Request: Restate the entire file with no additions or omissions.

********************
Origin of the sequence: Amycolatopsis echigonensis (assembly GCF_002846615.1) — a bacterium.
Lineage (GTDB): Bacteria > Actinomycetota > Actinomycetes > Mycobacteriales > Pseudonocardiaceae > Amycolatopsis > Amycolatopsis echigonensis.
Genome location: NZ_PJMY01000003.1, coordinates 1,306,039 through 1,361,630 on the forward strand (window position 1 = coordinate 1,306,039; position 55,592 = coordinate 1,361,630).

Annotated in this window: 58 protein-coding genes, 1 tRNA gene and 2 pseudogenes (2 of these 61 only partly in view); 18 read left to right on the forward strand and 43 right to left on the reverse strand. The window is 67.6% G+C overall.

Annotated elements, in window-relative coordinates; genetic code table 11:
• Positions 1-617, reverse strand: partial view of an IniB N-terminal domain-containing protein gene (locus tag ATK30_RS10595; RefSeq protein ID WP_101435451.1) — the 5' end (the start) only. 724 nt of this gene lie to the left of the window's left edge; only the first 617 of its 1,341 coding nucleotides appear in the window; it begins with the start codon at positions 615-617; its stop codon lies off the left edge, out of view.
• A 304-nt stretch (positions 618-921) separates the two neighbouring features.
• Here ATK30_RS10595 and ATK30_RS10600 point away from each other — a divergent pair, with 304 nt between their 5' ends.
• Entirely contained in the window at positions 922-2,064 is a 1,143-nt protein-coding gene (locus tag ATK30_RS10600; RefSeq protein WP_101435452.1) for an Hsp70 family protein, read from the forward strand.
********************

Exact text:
Origin of the sequence: Amycolatopsis echigonensis (assembly GCF_002846615.1) — a bacterium.
Lineage (GTDB): Bacteria > Actinomycetota > Actinomycetes > Mycobacteriales > Pseudonocardiaceae > Amycolatopsis > Amycolatopsis echigonensis.
Genome location: NZ_PJMY01000003.1, coordinates 1,306,039 through 1,361,630 on the forward strand (window position 1 = coordinate 1,306,039; position 55,592 = coordinate 1,361,630).

Annotated in this window: 58 protein-coding genes, 1 tRNA gene and 2 pseudogenes (2 of these 61 only partly in view); 18 read left to right on the forward strand and 43 right to left on the reverse strand. The window is 67.6% G+C overall.

Annotated elements, in window-relative coordinates; genetic code table 11:
• Positions 1-617, reverse strand: partial view of an IniB N-terminal domain-containing protein gene (locus tag ATK30_RS10595; RefSeq protein ID WP_101435451.1) — the 5' end (the start) only. 724 nt of this gene lie to the left of the window's left edge; only the first 617 of its 1,341 coding nucleotides appear in the window; it begins with the start codon at positions 615-617; its stop codon lies off the left edge, out of view.
• A 304-nt stretch (positions 618-921) separates the two neighbouring features.
• Here ATK30_RS10595 and ATK30_RS10600 point away from each other — a divergent pair, with 304 nt between their 5' ends.
• Entirely contained in the window at positions 922-2,064 is a 1,143-nt protein-coding gene (locus tag ATK30_RS10600; RefSeq protein WP_101435452.1) for an Hsp70 family protein, read from the forward strand.